Friday, February 16, 2007

A World Cup Baby Boom in Germany

The goal scoring average at the 2006 World Cup might not have been very high, but there was a lot of scoring off the pitch during the competition. Maternity wards in Germany are reporting that they are fully booked and are having to arrange extra beds for all the women expecting babies in April. Midwife Barbara Freischuetz from Cologne said: “The women say that the baby is a souvenir from the World Cup. A product of the euphoria from the tournament.”

Most women who are expecting sons are planning to call them Lukas, Bastian and Michael.

Source

Newborn Ends Up in Pa. Woman's Pant Leg

A woman gave birth to a boy outside a western Pennsylvania hospital — a delivery that happened so quickly that the newborn wound up in his mother's sweatpants. "It happened so fast," Rebecca Johnson, 24, told the Daily Courier in Connellsville. "I didn't know what happened until he was in my pant leg." Johnson had just gotten out of the car at Highlands Hospital in Connellsville and was still in the parking lot when her 5-pound, 15-ounce son, Mason Matthew Parkinson, arrived Wednesday. An emergency room physician cut the umbilical cord in the parking lot, and doctors attended to Johnson until she could be taken to Uniontown Hospital, which has a maternity unit. Mason, Johnson's fourth child, was doing well. Source

Wednesday, February 14, 2007

Eating Healthy During Pregnancy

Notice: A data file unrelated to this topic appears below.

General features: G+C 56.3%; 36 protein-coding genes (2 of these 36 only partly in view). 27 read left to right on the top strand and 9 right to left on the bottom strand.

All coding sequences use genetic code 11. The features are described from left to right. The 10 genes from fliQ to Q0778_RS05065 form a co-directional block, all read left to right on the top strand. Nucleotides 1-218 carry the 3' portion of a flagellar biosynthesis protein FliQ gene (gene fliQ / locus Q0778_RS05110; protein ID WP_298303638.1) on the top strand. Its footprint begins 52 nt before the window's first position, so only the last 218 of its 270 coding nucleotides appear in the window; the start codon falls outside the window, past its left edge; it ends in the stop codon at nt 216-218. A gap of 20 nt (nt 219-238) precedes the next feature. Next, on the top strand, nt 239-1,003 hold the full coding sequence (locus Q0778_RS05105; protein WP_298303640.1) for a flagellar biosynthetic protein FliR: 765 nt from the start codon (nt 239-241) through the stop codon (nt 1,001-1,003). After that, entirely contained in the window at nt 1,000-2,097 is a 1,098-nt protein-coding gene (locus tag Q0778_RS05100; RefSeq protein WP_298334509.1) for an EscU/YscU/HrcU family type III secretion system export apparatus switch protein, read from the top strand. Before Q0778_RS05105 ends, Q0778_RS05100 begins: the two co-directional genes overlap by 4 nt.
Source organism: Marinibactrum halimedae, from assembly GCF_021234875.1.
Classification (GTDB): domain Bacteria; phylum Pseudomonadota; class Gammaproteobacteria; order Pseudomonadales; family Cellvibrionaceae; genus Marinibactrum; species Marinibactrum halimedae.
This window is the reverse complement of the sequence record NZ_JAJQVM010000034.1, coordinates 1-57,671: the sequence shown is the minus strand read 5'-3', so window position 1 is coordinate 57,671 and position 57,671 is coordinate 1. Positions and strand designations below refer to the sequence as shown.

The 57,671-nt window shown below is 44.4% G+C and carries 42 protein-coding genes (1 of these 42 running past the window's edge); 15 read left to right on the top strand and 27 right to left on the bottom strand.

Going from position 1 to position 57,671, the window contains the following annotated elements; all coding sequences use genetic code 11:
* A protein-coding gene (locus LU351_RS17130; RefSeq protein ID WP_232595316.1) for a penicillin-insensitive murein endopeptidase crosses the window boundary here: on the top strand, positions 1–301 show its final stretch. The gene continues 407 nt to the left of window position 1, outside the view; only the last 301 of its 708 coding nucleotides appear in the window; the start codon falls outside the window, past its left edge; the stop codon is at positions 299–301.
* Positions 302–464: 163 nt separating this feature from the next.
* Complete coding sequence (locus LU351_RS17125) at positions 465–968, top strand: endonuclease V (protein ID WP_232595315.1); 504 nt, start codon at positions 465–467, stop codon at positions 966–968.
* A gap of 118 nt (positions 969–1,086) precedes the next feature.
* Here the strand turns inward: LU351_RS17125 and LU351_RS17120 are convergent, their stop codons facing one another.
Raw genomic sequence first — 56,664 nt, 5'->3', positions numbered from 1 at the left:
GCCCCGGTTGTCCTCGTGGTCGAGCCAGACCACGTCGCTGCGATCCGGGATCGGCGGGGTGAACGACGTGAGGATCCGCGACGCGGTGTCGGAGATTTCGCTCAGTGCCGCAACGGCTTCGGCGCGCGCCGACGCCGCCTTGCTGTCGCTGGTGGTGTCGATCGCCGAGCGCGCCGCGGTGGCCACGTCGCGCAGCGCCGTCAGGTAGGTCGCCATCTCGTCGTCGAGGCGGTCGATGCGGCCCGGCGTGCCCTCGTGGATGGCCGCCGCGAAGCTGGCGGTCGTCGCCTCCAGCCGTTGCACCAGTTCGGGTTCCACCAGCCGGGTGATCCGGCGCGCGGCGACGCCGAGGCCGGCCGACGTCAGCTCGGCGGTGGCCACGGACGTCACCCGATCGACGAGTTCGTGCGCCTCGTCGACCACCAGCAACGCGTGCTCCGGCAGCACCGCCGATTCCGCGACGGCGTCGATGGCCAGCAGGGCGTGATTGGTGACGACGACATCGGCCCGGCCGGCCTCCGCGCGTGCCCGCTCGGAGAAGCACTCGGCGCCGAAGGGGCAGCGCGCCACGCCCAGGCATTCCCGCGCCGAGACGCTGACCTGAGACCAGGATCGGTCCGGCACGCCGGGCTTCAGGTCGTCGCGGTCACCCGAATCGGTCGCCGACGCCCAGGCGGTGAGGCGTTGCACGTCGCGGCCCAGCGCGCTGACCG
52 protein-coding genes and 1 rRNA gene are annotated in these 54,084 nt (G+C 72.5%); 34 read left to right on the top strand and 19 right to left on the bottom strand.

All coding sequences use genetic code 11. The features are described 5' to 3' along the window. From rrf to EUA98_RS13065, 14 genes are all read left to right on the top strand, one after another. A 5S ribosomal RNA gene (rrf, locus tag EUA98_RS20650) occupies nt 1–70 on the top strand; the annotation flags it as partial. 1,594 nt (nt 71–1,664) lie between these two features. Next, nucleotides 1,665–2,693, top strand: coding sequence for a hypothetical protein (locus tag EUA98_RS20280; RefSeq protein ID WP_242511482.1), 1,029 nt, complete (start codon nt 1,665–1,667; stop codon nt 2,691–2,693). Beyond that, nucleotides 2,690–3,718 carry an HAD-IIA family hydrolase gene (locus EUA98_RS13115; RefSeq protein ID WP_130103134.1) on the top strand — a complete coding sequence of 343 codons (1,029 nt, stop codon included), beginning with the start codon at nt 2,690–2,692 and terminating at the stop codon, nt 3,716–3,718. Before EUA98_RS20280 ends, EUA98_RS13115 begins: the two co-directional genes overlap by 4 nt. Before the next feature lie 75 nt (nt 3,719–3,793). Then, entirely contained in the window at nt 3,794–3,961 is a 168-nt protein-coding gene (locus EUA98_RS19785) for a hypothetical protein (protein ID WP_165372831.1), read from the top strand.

If you’re planning on having children, concentrating on a good nutritious diet before conception, would be a wise move. This way, you’ll only have to make a few adjustments during pregnancy. Your first trimester If you find it tough to maintain a balanced diet during your first trimester, you can rest assured that your not alone. Due to queasiness, some women will eat all of the time and gain a lot of weight in the process. Other women have trouble getting food down and subsequently lose weight. Preventing malnutrition and dehydration are your most important factors during first trimester. Calories When you are pregnant, you need to consume around 300 calories more than usual every day. The best way to go about doing this is listening to your body when you are hungry. You should try to eat as many foods as possible from the bottom of the food pyramid. If you gain weight too slow, try eating small meals and slightly increase the fat in your diet. You should always eat when you are hungry, as you are now eating for 2 instead of one. Calcium By the second trimester, you’ll need around 1,500 milligrams of calcium each day for your bones and your baby’, which is more than a quart of milk. Calcium is something that’s missing from many diets. Along with milk, other great sources for calcium include dairy products, calcium fortified juices, and even calcium tablets. Fiber Fiber can help to prevent constipation, which is a common pregnancy problem. You can find fiber in whole grains, fruits, and even vegetables. Fiber supplements such as Metamucil and Citrucel are safe to take during pregnancy. Protein Unless you happen to be a strict vegetarian, your protein intake is not normally a problem for women who eat a healthy diet. Iron A lot of women will start their pregnancy off with a bit of iron deficiency. Good sources of iron include dark leafy green vegetables and meats. Iron supplements should be avoided, as they can cause internal symptoms such as cramping, constipation, or diarrhea. Vitamins Seeing as how you get a majority of the vitamins you need in your diet, you may want to discuss prenatal vitamins with your doctor. Folate is one of the most important, and if you are getting enough of it, you may be able to avoid vitamins all together - just ask your doctor to make sure. Source